Groups Day 3 Day 7 Day 14
I 15.77 ± 3.1 33.29 ± 5.2 10.79 ± 3.8
II 7.34 ± 2.4Δ 9.75 ± 3.6*# 8.62 ± 2.7
III 6.44 ± 2.8Δ 8.65 ± 3.1*# 11.35 ± 4.3
IV 7.29 ± 2.5Δ 12.12 ± 4.3*# 14.26 ± 2.4
V 6.22 ± 3.0Δ 7.48 ± 2.8*# 7.15 ± 2.3
VI 8.28 ± 3.5Δ 20.77 ± 5.6* 9.02 ± 3.7
Note: ΔP<0.05 compared with Group I; *P<0.01 compared with Group I; #P<0.05 compared with Group VI.

Table 2: The percentage of CD25+ cells in T lymphocytes in spleen cell suspension on d’s 3, 7 and 14 after surgery (%, means ± standard deviation).

Groups Day 3 Day 7 Day 14
I 5.17 ± 1.32 7.24 ± 0.98 1.75 ± 0.24
II 1.82 ± 0.21* 1.93 ± 0.33*# 1.41 ± 0.32
III 1.39 ± 0.31* 1.65 ± 0.27*# 1.05 ± 0.25
IV 2.40 ± 0.42* 2.43 ± 1.02*# 2.24 ± 0.93
V 1.06 ± 0.29* 1.04 ± 0.41*# 1.03 ± 0.57
VI 2.46 ± 0.67* 7.82 ± 1.71 1.28 ± 0.43
Note: *P<0.01 compared with Group I; #P<0.01 compared with Group VI.

Table 3: The percentage of CD28+ cells in T lymphocytes in spleen cell suspension on d’s 3, 7 and 14 after surgery (%, means ± standard deviation).

Discussion

The present study showed that rats treated with Pio had better recovery after surgery, longer survival time, and extenuated rejection reactions. In addition, combined use of Pio and CsA showed longer survival time and milder rejection reactions compared with single use of CsA or Pio, demonstrating synergistic effects. IL-2 is a kind of cell factor with extensive biological activities. It enhances non-specific immune response and antigen-specific adaptive immune response by activating cytotoxic T cells and natural killer cells. After heart transplantation, serum levels of IL-2 are gradually elevated as the aggravation of rejection. After the peak time of rejection reactions, serum levels of IL-2 begin to reduce. In the present study, Pio delays the peak time of IL-2, and reduces the concentration of IL-2. Of note, combined use of Pio and CsA has better effect in lowering IL-2 levels compared with using CsA alone.

CD28 molecules can be expressed in all CD4+ T cells or 50% CD8+ T cells. In rejection reactions induced by organ transplantation, the activation of T cells must be triggered by the dual signals presented by antigen-presenting cells. CD28, as a receptor of B7, is mainly expressed on the surface of activated T lymphocytes. The binding of B7 with CD28 transfers activation signals, while the binding of B7 with CTLA4 (CD152) transfers inhibition signals [17]. The binding of B7 and CD28 increases the transcription of interleukin mRNA, enhancing the secretin of IL-2 and the proliferation and differentiation of T cells. In the deficiency of CD28, 90% of IL-2 mRNA can be degraded in 90 minutes, probably because the binding between B7 and CD28 enhances IL-2 gene transcription and stabilizes IL-2 mRNA signals [18]. Rejection reactions in heart transplantation are caused by the direct killing effect by activated CD8+ cytotoxic immune cells. Russell et al. reported that the survival rate of F344 rats with transplanted hearts in CTLA4-LgG treatment group was 64% on d 70, while that in CsA treatment group was 26% [19]. The frequency and severity of arteriosclerosis in CTLA4-LgG treatment group were significantly lower than those in CsA treatment group [19]. Dengler demonstrated that rats treated with CD28 monoclonal antibody had prolonged survival time after heart transplantation [20]. These reports show that CD28 is closely related to rejection reactions after heart transplantation. In the present study, the percentage of spleen CD28+ cells in rats untreated with any drug was significantly increased on d 3 after surgery, and reached peak on d 7. After the acute phase of rejection, the percentage of CD28+ T cells was quickly reduced. Pio delays the appearance of CD28+ T cells in the spleen, while CsA alone or the combination of CsA and Pio significantly inhibited the appearance of CD28+ T cells in the spleen.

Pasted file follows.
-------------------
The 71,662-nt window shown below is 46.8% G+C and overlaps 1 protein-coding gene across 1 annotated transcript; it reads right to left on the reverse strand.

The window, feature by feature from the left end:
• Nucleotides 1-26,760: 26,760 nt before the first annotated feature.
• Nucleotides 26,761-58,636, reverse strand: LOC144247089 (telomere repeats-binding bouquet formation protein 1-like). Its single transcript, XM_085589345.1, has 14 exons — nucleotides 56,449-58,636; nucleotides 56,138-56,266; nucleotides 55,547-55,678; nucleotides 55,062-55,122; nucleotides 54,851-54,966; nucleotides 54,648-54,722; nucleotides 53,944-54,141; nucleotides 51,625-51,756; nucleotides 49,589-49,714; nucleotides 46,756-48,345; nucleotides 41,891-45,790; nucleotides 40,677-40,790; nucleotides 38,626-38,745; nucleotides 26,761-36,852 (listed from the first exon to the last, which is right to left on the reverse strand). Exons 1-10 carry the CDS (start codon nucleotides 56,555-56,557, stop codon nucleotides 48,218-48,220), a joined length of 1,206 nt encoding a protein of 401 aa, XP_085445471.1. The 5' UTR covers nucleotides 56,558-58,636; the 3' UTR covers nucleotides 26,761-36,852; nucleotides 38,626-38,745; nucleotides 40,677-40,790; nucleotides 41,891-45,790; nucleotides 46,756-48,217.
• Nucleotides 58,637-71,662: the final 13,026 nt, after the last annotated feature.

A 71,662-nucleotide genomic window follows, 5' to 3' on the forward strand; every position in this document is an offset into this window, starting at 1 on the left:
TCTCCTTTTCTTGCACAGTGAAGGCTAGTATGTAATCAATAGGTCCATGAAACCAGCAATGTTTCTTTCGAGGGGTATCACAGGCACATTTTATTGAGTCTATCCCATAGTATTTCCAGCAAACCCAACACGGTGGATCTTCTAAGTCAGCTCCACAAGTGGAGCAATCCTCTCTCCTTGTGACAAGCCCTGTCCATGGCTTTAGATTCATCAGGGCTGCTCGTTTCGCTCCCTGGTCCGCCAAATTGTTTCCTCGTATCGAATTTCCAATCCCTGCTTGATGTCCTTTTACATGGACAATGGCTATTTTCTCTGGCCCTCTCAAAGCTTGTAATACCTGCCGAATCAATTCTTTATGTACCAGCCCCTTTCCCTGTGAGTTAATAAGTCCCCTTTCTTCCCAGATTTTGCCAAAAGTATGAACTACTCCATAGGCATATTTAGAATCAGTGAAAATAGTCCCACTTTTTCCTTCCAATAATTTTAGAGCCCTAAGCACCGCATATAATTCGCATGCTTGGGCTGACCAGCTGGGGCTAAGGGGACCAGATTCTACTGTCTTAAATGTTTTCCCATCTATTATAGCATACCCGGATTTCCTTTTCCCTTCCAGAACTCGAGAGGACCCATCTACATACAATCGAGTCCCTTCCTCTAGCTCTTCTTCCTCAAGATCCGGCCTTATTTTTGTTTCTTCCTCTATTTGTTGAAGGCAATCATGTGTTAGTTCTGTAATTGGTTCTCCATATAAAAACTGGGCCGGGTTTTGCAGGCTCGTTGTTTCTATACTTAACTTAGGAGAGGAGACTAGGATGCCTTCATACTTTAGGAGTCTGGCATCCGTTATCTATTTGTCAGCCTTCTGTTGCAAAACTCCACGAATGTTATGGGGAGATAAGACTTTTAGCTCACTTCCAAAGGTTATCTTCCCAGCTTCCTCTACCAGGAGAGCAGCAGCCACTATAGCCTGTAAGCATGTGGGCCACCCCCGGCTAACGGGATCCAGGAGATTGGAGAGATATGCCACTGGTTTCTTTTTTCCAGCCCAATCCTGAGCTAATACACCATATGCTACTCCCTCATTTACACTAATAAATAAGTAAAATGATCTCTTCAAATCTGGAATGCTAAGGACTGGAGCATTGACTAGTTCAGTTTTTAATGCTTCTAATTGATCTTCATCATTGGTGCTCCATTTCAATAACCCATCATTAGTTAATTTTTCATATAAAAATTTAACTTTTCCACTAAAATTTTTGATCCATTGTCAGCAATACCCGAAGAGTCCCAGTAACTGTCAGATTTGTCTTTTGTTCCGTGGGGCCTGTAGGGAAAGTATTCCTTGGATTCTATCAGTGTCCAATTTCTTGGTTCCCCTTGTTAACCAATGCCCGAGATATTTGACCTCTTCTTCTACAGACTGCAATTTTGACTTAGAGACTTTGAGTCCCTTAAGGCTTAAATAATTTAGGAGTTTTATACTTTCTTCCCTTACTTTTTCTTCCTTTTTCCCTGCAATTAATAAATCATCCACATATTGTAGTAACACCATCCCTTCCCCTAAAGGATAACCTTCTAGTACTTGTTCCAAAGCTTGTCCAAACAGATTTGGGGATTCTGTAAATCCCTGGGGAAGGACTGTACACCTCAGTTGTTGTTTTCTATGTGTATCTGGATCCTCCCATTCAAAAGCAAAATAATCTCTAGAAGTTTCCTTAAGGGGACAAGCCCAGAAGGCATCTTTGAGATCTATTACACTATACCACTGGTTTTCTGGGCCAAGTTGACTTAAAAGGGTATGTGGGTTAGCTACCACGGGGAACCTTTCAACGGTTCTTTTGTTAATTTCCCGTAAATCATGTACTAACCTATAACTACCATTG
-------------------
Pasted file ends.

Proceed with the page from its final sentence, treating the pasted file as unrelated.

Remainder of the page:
Anti-CD25 monoclonal antibody is a novel drug used in organ transplantation. It effectively prolongs the survival time of transplanted organs, especially when it is used together with CsA [21]. CD25 participates in rejection reactions by increasing the expression of myosin heavy chain types I and II antigens, and by affecting the survival of transplanted organ via the regulation of cytokines [22]. Of note, CD25 can cause deviation of the expression of cytokines towards Th1 type, enhancing the expression of IL-4, IL-5, IL-6 and IL-10, and prolonging the survival time of transplanted organs [23].

Immune deviation is demonstrated to be beneficial for the induction and formation of immunologic tolerance. High expression of IL-2, IL-2R and interferon-γ is detected in rejected organs. This phenomenon can be explained by the karyotype differentiation from Th1 to Th2 [24]. However, some other report argue that Th2 immune deviation promotes the occurrence of chronic rejection reactions in transplanted organs with relatively long survival time [25]. Therefore, the long survival of transplanted organs needs the absence of expression of Th1 and Th2 type cytokines. In the present study, higher levels of spleen CD25+ correspond to more severe early rejection rejections. Pio alone, CsA alone or the combination of the two inhibits the early expression of CD25+ in spleen. In conclusion, Pio ameliorates inflammatory responses after heart transplantation in rats, prolongs the survival time of transplanted hearts when used in combination with low dose of CsA, and exerts synergistic effects with CsA in inhibiting rejection reactions.

Acknowledgements

This work was supported by the Provincial Nature Science Foundation of Shandong Province of China (No. Y2007C048).

Disclosures

All authors declare no financial competing interests. All authors declare no non-financial competing interests.

References